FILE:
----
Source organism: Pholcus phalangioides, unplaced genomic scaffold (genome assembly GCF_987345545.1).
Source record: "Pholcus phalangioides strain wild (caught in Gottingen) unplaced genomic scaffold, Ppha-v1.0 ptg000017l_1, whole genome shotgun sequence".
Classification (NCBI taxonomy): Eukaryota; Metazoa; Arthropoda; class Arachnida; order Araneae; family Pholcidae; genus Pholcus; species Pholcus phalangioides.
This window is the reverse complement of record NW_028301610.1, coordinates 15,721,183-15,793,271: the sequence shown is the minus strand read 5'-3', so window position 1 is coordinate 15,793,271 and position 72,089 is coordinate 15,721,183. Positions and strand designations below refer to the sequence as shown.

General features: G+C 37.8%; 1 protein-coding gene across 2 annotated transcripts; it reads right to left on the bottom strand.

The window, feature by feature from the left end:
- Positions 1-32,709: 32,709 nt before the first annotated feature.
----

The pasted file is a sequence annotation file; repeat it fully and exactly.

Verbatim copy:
Source organism: Pholcus phalangioides, unplaced genomic scaffold (genome assembly GCF_987345545.1).
Source record: "Pholcus phalangioides strain wild (caught in Gottingen) unplaced genomic scaffold, Ppha-v1.0 ptg000017l_1, whole genome shotgun sequence".
Classification (NCBI taxonomy): Eukaryota; Metazoa; Arthropoda; class Arachnida; order Araneae; family Pholcidae; genus Pholcus; species Pholcus phalangioides.
This window is the reverse complement of record NW_028301610.1, coordinates 15,721,183-15,793,271: the sequence shown is the minus strand read 5'-3', so window position 1 is coordinate 15,793,271 and position 72,089 is coordinate 15,721,183. Positions and strand designations below refer to the sequence as shown.

General features: G+C 37.8%; 1 protein-coding gene across 2 annotated transcripts; it reads right to left on the bottom strand.

The window, feature by feature from the left end:
- Positions 1-32,709: 32,709 nt before the first annotated feature.